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16  Assistance / Pardus for beginners / Pardus init system on: September 13, 2007, 19:48:15 PM
Hi guys

I come from a RedHat Linux (and Solaris Cool background. I currently work with Centos 5, to provide a point of reference. Let it be known that I do not enjoy RPM.

I gather that the init scripts (service.py) for each daemon resides in

"/var/lib/pisi/package/<package name>/comar/service.py"

directory. Assuming that is correct, how do I easily start and stop services from the command line? I am aware that Pardus is desktop-focused, however I typically SSH into a box, using the command line only. I rarely need or use a desktop/VNC connection.

With other Linuxes one could predictably expect to use

"/etc/init.d/<service> start|stop|status

With Pardus, the service.py is scattered throughout the package folders.IS there another mechanism I am not aware of, can these packages be reliably symlinked to /etc/init.d, and 3rd, will the upcoming server distro take a different approach?

I have never help onto a copy of any desktop Linux for very long, but Pardus seems to be sticking around. I like the implementation and of course once you like something you think of putting it on the server. However, I need to know this (and other) answers before I can trust what I'm doing.

Regards

Lloyd
17  General / The Pub / Re: hardware requirements for Pardus and other Linux OSs on: September 10, 2007, 04:24:53 AM
Sounds like a good plan. I'll put it on a server and see where I get stuck. I like the idea of being involved with a startup.

I need to become familiar with the init scripts Pardus uses, will play with those over the next few days. I want to try it on my PC here at home too, since I don't always bring my laptop home from work. I hate those things, unplugging cables at night, plugging everything in in the morning at work.

If bugginthe developers from an admin perspective willl help then that will be great, in that way I can contribute. It is important that mainstream packages work well on Pardus (installation, configuration, dependencies) so there are no server nightmares.

I read through the one user's VMware experience. As a desktop system Pardus definitely has merit.

I'll try it out and bleat like a sheep when there's a problem  Cheesy


18  General / The Pub / Re: hardware requiremnets for Pardus and other Linux OSs on: September 09, 2007, 19:52:51 PM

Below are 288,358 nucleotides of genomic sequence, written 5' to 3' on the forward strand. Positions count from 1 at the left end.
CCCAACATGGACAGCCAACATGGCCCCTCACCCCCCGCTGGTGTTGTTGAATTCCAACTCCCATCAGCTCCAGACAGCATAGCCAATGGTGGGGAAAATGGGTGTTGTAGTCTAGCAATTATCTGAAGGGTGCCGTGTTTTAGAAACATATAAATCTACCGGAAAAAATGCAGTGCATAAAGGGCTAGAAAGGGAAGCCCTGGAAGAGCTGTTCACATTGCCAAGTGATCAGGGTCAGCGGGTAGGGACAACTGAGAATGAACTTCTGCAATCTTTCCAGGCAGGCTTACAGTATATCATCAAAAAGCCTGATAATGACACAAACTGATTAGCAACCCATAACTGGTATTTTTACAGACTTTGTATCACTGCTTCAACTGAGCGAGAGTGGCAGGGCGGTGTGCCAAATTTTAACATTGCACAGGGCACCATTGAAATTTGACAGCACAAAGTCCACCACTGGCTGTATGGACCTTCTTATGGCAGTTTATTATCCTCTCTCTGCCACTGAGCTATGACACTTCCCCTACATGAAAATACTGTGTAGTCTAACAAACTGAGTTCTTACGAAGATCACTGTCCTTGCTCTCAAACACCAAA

Installing Pardus on a Compac Proliant DL360 server (2x P3, 2x SCSI HD in raid 1) didn't work out, because of the Compac Smart Raid controller: Pardus couldn't cope with that. But I was told that that was a bug, and 2007.2 should install without a problem (haven't tried it yet, I installed Debian on it).  Jan.

I have a server or two I can try Pardus out on, however I'm keener on using a server-oriented distribution (RHEL or CENTOS) in case I have to test apps  in a familiar environment.

Maybe I'll give it a bash, but I'm sure I'll have a ton of questions, much more than now using it just as a Linux desktop. I look forward to a genuine server edition of Pardus.  It's bad enough running unknown apps, adding an unknown OS with unknown features and changes could complicate things, though I'm certain a server variant would be easier to understand and mabage from a sysadmin point of view. And I've had Pardus less than a week.




19  General / Wish list / Re: Firewall on: September 09, 2007, 19:47:18 PM
I can see Pardus originally being conceived to live behind a capable LAN firewall, but now it's definitely out of its cage and finding new roaming grounds with new needs.

Excuse my ignorance, but does Pardus have regular IPTables support?
20  General / Wish list / Re: Grub menu - add recovery mode on: September 09, 2007, 19:44:46 PM
Would be great to have a line that you can start the computer in textmode too.
not only pardus regular....

Pardus is a Desktop system, rather than a server-based distribution. I would imagine a server-oriented version would have a different approach and follow the standard whereby servers generally have Gnome/KDE disabled or removed and init 3 being default run level.